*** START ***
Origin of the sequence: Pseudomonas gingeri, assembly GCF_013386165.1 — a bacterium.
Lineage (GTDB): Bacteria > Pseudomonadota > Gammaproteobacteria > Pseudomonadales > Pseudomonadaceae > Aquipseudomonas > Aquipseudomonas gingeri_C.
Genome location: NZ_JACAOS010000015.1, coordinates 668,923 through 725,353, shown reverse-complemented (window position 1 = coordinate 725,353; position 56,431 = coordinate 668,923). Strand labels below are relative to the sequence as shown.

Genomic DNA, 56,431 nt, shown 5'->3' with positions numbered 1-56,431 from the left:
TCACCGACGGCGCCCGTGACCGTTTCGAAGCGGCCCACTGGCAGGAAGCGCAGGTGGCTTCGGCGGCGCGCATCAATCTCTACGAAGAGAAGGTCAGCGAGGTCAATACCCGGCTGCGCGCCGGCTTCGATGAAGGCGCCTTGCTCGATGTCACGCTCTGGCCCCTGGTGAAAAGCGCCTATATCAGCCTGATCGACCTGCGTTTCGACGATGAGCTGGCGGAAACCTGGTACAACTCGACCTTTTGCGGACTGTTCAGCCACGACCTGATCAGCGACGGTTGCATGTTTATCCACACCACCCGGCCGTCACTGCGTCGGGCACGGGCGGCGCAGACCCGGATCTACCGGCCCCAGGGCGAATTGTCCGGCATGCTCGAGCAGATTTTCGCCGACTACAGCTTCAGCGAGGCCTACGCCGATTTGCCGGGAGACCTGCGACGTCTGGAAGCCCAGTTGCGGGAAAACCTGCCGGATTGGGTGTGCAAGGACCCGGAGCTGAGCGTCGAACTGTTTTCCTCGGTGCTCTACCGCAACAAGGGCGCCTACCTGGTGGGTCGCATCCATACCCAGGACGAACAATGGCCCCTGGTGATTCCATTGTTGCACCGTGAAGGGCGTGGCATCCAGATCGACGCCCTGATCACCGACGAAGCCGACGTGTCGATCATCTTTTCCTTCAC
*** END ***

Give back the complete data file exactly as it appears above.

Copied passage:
Origin of the sequence: Pseudomonas gingeri, assembly GCF_013386165.1 — a bacterium.
Lineage (GTDB): Bacteria > Pseudomonadota > Gammaproteobacteria > Pseudomonadales > Pseudomonadaceae > Aquipseudomonas > Aquipseudomonas gingeri_C.
Genome location: NZ_JACAOS010000015.1, coordinates 668,923 through 725,353, shown reverse-complemented (window position 1 = coordinate 725,353; position 56,431 = coordinate 668,923). Strand labels below are relative to the sequence as shown.

Genomic DNA, 56,431 nt, shown 5'->3' with positions numbered 1-56,431 from the left:
TCACCGACGGCGCCCGTGACCGTTTCGAAGCGGCCCACTGGCAGGAAGCGCAGGTGGCTTCGGCGGCGCGCATCAATCTCTACGAAGAGAAGGTCAGCGAGGTCAATACCCGGCTGCGCGCCGGCTTCGATGAAGGCGCCTTGCTCGATGTCACGCTCTGGCCCCTGGTGAAAAGCGCCTATATCAGCCTGATCGACCTGCGTTTCGACGATGAGCTGGCGGAAACCTGGTACAACTCGACCTTTTGCGGACTGTTCAGCCACGACCTGATCAGCGACGGTTGCATGTTTATCCACACCACCCGGCCGTCACTGCGTCGGGCACGGGCGGCGCAGACCCGGATCTACCGGCCCCAGGGCGAATTGTCCGGCATGCTCGAGCAGATTTTCGCCGACTACAGCTTCAGCGAGGCCTACGCCGATTTGCCGGGAGACCTGCGACGTCTGGAAGCCCAGTTGCGGGAAAACCTGCCGGATTGGGTGTGCAAGGACCCGGAGCTGAGCGTCGAACTGTTTTCCTCGGTGCTCTACCGCAACAAGGGCGCCTACCTGGTGGGTCGCATCCATACCCAGGACGAACAATGGCCCCTGGTGATTCCATTGTTGCACCGTGAAGGGCGTGGCATCCAGATCGACGCCCTGATCACCGACGAAGCCGACGTGTCGATCATCTTTTCCTTCAC